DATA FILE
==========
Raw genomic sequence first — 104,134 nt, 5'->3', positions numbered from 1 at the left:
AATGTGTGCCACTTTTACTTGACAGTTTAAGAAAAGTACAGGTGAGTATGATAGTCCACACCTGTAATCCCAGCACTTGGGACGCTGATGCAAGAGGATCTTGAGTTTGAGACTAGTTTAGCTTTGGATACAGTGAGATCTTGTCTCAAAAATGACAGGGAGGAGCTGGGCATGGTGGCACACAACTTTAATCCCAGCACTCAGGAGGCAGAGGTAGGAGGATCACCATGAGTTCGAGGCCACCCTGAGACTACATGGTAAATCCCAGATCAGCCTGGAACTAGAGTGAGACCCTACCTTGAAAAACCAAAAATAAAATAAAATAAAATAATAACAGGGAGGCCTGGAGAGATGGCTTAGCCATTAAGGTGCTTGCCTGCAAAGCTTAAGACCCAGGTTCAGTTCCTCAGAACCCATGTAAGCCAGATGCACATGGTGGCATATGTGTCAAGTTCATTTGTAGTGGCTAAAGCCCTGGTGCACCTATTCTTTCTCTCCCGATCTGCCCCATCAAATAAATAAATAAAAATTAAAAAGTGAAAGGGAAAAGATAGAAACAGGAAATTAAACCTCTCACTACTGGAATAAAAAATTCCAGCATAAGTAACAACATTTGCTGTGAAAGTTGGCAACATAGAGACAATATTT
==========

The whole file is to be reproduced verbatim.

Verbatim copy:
Raw genomic sequence first — 104,134 nt, 5'->3', positions numbered from 1 at the left:
AATGTGTGCCACTTTTACTTGACAGTTTAAGAAAAGTACAGGTGAGTATGATAGTCCACACCTGTAATCCCAGCACTTGGGACGCTGATGCAAGAGGATCTTGAGTTTGAGACTAGTTTAGCTTTGGATACAGTGAGATCTTGTCTCAAAAATGACAGGGAGGAGCTGGGCATGGTGGCACACAACTTTAATCCCAGCACTCAGGAGGCAGAGGTAGGAGGATCACCATGAGTTCGAGGCCACCCTGAGACTACATGGTAAATCCCAGATCAGCCTGGAACTAGAGTGAGACCCTACCTTGAAAAACCAAAAATAAAATAAAATAAAATAATAACAGGGAGGCCTGGAGAGATGGCTTAGCCATTAAGGTGCTTGCCTGCAAAGCTTAAGACCCAGGTTCAGTTCCTCAGAACCCATGTAAGCCAGATGCACATGGTGGCATATGTGTCAAGTTCATTTGTAGTGGCTAAAGCCCTGGTGCACCTATTCTTTCTCTCCCGATCTGCCCCATCAAATAAATAAATAAAAATTAAAAAGTGAAAGGGAAAAGATAGAAACAGGAAATTAAACCTCTCACTACTGGAATAAAAAATTCCAGCATAAGTAACAACATTTGCTGTGAAAGTTGGCAACATAGAGACAATATTT